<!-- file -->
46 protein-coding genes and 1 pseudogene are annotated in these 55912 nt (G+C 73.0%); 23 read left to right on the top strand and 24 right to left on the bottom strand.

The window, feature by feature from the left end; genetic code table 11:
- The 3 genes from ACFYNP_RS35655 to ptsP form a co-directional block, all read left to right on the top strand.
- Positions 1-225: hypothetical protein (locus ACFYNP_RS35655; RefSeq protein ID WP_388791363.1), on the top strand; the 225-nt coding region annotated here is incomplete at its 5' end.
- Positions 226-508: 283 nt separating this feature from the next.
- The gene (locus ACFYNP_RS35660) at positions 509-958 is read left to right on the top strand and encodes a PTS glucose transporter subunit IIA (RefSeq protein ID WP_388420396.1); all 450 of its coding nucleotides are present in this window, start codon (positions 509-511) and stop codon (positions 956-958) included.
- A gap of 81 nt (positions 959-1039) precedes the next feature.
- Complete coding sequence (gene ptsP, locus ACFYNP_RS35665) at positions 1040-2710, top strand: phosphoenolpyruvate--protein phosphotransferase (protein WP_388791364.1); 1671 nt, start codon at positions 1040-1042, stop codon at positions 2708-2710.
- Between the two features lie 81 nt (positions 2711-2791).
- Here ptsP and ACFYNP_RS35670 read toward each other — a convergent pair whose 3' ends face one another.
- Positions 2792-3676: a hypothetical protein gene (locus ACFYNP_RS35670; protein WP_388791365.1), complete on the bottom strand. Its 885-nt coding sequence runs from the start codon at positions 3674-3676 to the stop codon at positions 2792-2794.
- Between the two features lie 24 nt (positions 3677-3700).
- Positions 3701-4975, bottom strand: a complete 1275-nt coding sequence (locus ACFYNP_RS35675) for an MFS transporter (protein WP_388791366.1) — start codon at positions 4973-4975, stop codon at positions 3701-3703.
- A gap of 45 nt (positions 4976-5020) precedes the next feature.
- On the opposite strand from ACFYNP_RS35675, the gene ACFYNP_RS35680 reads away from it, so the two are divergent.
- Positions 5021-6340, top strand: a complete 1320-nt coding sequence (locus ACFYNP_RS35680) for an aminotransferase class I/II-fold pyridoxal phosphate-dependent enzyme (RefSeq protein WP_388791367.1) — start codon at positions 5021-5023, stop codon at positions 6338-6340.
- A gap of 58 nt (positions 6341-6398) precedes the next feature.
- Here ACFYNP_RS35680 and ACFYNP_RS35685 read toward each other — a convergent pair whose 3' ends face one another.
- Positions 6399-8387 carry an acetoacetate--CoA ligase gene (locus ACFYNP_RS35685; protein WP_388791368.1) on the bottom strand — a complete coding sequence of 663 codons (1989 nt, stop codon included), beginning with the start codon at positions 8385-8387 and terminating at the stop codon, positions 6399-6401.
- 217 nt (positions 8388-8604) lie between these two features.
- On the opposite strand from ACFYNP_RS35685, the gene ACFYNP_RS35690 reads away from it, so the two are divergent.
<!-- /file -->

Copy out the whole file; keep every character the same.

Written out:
46 protein-coding genes and 1 pseudogene are annotated in these 55912 nt (G+C 73.0%); 23 read left to right on the top strand and 24 right to left on the bottom strand.

The window, feature by feature from the left end; genetic code table 11:
- The 3 genes from ACFYNP_RS35655 to ptsP form a co-directional block, all read left to right on the top strand.
- Positions 1-225: hypothetical protein (locus ACFYNP_RS35655; RefSeq protein ID WP_388791363.1), on the top strand; the 225-nt coding region annotated here is incomplete at its 5' end.
- Positions 226-508: 283 nt separating this feature from the next.
- The gene (locus ACFYNP_RS35660) at positions 509-958 is read left to right on the top strand and encodes a PTS glucose transporter subunit IIA (RefSeq protein ID WP_388420396.1); all 450 of its coding nucleotides are present in this window, start codon (positions 509-511) and stop codon (positions 956-958) included.
- A gap of 81 nt (positions 959-1039) precedes the next feature.
- Complete coding sequence (gene ptsP, locus ACFYNP_RS35665) at positions 1040-2710, top strand: phosphoenolpyruvate--protein phosphotransferase (protein WP_388791364.1); 1671 nt, start codon at positions 1040-1042, stop codon at positions 2708-2710.
- Between the two features lie 81 nt (positions 2711-2791).
- Here ptsP and ACFYNP_RS35670 read toward each other — a convergent pair whose 3' ends face one another.
- Positions 2792-3676: a hypothetical protein gene (locus ACFYNP_RS35670; protein WP_388791365.1), complete on the bottom strand. Its 885-nt coding sequence runs from the start codon at positions 3674-3676 to the stop codon at positions 2792-2794.
- Between the two features lie 24 nt (positions 3677-3700).
- Positions 3701-4975, bottom strand: a complete 1275-nt coding sequence (locus ACFYNP_RS35675) for an MFS transporter (protein WP_388791366.1) — start codon at positions 4973-4975, stop codon at positions 3701-3703.
- A gap of 45 nt (positions 4976-5020) precedes the next feature.
- On the opposite strand from ACFYNP_RS35675, the gene ACFYNP_RS35680 reads away from it, so the two are divergent.
- Positions 5021-6340, top strand: a complete 1320-nt coding sequence (locus ACFYNP_RS35680) for an aminotransferase class I/II-fold pyridoxal phosphate-dependent enzyme (RefSeq protein WP_388791367.1) — start codon at positions 5021-5023, stop codon at positions 6338-6340.
- A gap of 58 nt (positions 6341-6398) precedes the next feature.
- Here ACFYNP_RS35680 and ACFYNP_RS35685 read toward each other — a convergent pair whose 3' ends face one another.
- Positions 6399-8387 carry an acetoacetate--CoA ligase gene (locus ACFYNP_RS35685; protein WP_388791368.1) on the bottom strand — a complete coding sequence of 663 codons (1989 nt, stop codon included), beginning with the start codon at positions 8385-8387 and terminating at the stop codon, positions 6399-6401.
- 217 nt (positions 8388-8604) lie between these two features.
- On the opposite strand from ACFYNP_RS35685, the gene ACFYNP_RS35690 reads away from it, so the two are divergent.